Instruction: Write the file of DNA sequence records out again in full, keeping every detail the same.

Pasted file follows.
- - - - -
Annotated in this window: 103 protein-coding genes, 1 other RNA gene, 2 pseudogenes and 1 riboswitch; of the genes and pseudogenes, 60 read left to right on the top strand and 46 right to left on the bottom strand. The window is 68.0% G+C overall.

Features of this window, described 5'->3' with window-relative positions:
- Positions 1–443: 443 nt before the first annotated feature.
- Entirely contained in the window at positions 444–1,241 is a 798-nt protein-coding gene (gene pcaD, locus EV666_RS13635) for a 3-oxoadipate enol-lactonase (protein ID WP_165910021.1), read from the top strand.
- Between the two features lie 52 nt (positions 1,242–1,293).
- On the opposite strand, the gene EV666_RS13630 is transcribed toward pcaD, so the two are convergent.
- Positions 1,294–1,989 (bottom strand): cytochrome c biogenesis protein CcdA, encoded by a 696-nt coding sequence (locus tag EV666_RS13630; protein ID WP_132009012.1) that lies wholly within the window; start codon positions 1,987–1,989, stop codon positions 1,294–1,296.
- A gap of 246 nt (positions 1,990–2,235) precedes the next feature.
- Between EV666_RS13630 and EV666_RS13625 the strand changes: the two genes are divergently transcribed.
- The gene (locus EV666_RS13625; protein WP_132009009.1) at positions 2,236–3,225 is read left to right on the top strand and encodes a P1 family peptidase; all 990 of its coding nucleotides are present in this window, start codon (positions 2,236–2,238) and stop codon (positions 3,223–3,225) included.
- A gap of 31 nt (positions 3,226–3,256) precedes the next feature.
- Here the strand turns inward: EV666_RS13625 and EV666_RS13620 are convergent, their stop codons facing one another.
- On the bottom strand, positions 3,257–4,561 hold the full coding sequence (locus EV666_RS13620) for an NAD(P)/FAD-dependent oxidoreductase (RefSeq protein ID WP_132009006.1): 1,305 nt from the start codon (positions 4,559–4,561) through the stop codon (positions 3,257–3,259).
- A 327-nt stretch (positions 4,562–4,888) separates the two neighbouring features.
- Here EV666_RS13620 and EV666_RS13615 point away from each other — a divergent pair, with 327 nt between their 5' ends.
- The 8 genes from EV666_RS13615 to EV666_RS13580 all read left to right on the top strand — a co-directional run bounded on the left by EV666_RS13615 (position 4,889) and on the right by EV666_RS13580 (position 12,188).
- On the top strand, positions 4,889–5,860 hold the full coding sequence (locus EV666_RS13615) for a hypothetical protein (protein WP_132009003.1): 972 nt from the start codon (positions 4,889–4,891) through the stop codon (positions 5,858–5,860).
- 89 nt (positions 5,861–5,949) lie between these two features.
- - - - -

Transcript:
Annotated in this window: 103 protein-coding genes, 1 other RNA gene, 2 pseudogenes and 1 riboswitch; of the genes and pseudogenes, 60 read left to right on the top strand and 46 right to left on the bottom strand. The window is 68.0% G+C overall.

Features of this window, described 5'->3' with window-relative positions:
- Positions 1–443: 443 nt before the first annotated feature.
- Entirely contained in the window at positions 444–1,241 is a 798-nt protein-coding gene (gene pcaD, locus EV666_RS13635) for a 3-oxoadipate enol-lactonase (protein ID WP_165910021.1), read from the top strand.
- Between the two features lie 52 nt (positions 1,242–1,293).
- On the opposite strand, the gene EV666_RS13630 is transcribed toward pcaD, so the two are convergent.
- Positions 1,294–1,989 (bottom strand): cytochrome c biogenesis protein CcdA, encoded by a 696-nt coding sequence (locus tag EV666_RS13630; protein ID WP_132009012.1) that lies wholly within the window; start codon positions 1,987–1,989, stop codon positions 1,294–1,296.
- A gap of 246 nt (positions 1,990–2,235) precedes the next feature.
- Between EV666_RS13630 and EV666_RS13625 the strand changes: the two genes are divergently transcribed.
- The gene (locus EV666_RS13625; protein WP_132009009.1) at positions 2,236–3,225 is read left to right on the top strand and encodes a P1 family peptidase; all 990 of its coding nucleotides are present in this window, start codon (positions 2,236–2,238) and stop codon (positions 3,223–3,225) included.
- A gap of 31 nt (positions 3,226–3,256) precedes the next feature.
- Here the strand turns inward: EV666_RS13625 and EV666_RS13620 are convergent, their stop codons facing one another.
- On the bottom strand, positions 3,257–4,561 hold the full coding sequence (locus EV666_RS13620) for an NAD(P)/FAD-dependent oxidoreductase (RefSeq protein ID WP_132009006.1): 1,305 nt from the start codon (positions 4,559–4,561) through the stop codon (positions 3,257–3,259).
- A 327-nt stretch (positions 4,562–4,888) separates the two neighbouring features.
- Here EV666_RS13620 and EV666_RS13615 point away from each other — a divergent pair, with 327 nt between their 5' ends.
- The 8 genes from EV666_RS13615 to EV666_RS13580 all read left to right on the top strand — a co-directional run bounded on the left by EV666_RS13615 (position 4,889) and on the right by EV666_RS13580 (position 12,188).
- On the top strand, positions 4,889–5,860 hold the full coding sequence (locus EV666_RS13615) for a hypothetical protein (protein WP_132009003.1): 972 nt from the start codon (positions 4,889–4,891) through the stop codon (positions 5,858–5,860).
- 89 nt (positions 5,861–5,949) lie between these two features.